Previous studies have suggested that administration of epidural 3% 2-chloroprocaine (CP) before epidural morphine results in decreased analgesic efficacy of epidural morphine. We sought to determine whether these observations were a result of antagonism or a window period between the conclusion of surgical anesthesia for cesarean delivery and the peak onset time of epidural morphine, and whether a method to preserve the analgesic efficacy of epidural morphine exists.
Term parturients scheduled for nonemergent, unscheduled cesarean delivery with preexisting labor epidural catheters were recruited for this exploratory, randomized, single-blinded, noninferiority trial. Subjects were randomized to initial dosing to a T4 dermatome surgical anesthetic level with either 3% CP or 2% lidocaine with 1:200,000 epinephrine and sodium bicarbonate (LEB). Subsequent redosing for both groups was performed with LEB at regular intervals. Epidural morphine 3 mg was administered to both groups after delivery. Assessing the difference between the 2 groups in total opioid use for the first 24 hours after epidural morphine administration was the primary objective. The noninferiority margin of 10 oral milligram morphine equivalents was prespecified based on previous noninferiority studies. Secondary end points included time from epidural morphine administration to first rescue opioid request, numerical pain scores, nausea/vomiting, and pruritus.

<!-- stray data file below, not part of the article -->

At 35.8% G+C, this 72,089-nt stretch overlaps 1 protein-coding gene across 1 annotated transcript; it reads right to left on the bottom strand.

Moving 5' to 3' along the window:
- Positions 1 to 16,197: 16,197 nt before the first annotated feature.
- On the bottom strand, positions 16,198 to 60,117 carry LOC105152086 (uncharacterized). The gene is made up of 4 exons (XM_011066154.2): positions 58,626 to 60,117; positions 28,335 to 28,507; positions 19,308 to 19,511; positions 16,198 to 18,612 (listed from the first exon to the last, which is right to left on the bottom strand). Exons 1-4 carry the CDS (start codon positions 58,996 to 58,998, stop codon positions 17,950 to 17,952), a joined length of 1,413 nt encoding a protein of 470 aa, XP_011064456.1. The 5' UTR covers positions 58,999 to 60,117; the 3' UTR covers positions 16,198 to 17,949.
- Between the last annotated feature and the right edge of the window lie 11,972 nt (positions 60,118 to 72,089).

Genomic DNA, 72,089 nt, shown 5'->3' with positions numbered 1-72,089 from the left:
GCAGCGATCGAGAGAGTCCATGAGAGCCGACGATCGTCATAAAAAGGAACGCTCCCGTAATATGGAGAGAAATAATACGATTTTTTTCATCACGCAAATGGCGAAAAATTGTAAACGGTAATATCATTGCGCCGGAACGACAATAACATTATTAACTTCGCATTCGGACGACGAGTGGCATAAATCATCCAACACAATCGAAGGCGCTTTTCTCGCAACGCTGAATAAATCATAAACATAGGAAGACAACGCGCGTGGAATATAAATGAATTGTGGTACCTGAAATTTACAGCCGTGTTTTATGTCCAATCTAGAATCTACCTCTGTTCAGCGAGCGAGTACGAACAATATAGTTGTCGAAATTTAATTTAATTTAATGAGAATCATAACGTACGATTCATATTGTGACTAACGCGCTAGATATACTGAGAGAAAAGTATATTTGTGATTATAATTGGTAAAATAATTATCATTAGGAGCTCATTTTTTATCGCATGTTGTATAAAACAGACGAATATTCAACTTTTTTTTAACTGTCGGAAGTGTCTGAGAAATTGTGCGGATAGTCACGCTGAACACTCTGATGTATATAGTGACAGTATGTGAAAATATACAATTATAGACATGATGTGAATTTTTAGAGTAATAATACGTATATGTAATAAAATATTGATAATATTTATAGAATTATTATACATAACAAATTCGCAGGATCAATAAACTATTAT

Data were analyzed for 40 parturients, 20 in each group. The median 24-hour opioid consumption for the CP group was 0 (Q1 = 0 and Q3 = 15.6) oral milligram morphine equivalents compared to 15 (6.3–22.5) for the LEB group. The median difference was −7.5, with a 95% confidence interval −15 to 0. Noninferiority was concluded, as the confidence interval was less than the predetermined noninferiority margin of 10 oral milligram morphine equivalents. There was no treatment effect on time to first opioid request and no statistically significant differences in pain scores or nausea, vomiting, or pruritus at all time points (4, 8, 12, and 24 hours after epidural morphine administration).
While designed as an exploratory study, initial epidural dosing with 3% CP and beginning subsequent redosing with LEB within 30 minutes of the initial CP bolus provided noninferior postcesarean analgesia with epidural morphine compared to initial epidural dosing and redosing with LEB. Previous observations of decreased analgesic efficacy of epidural morphine after epidural CP were likely due to a window period that may be mitigated by redosing with lidocaine; however, larger studies are necessary to confirm these findings.
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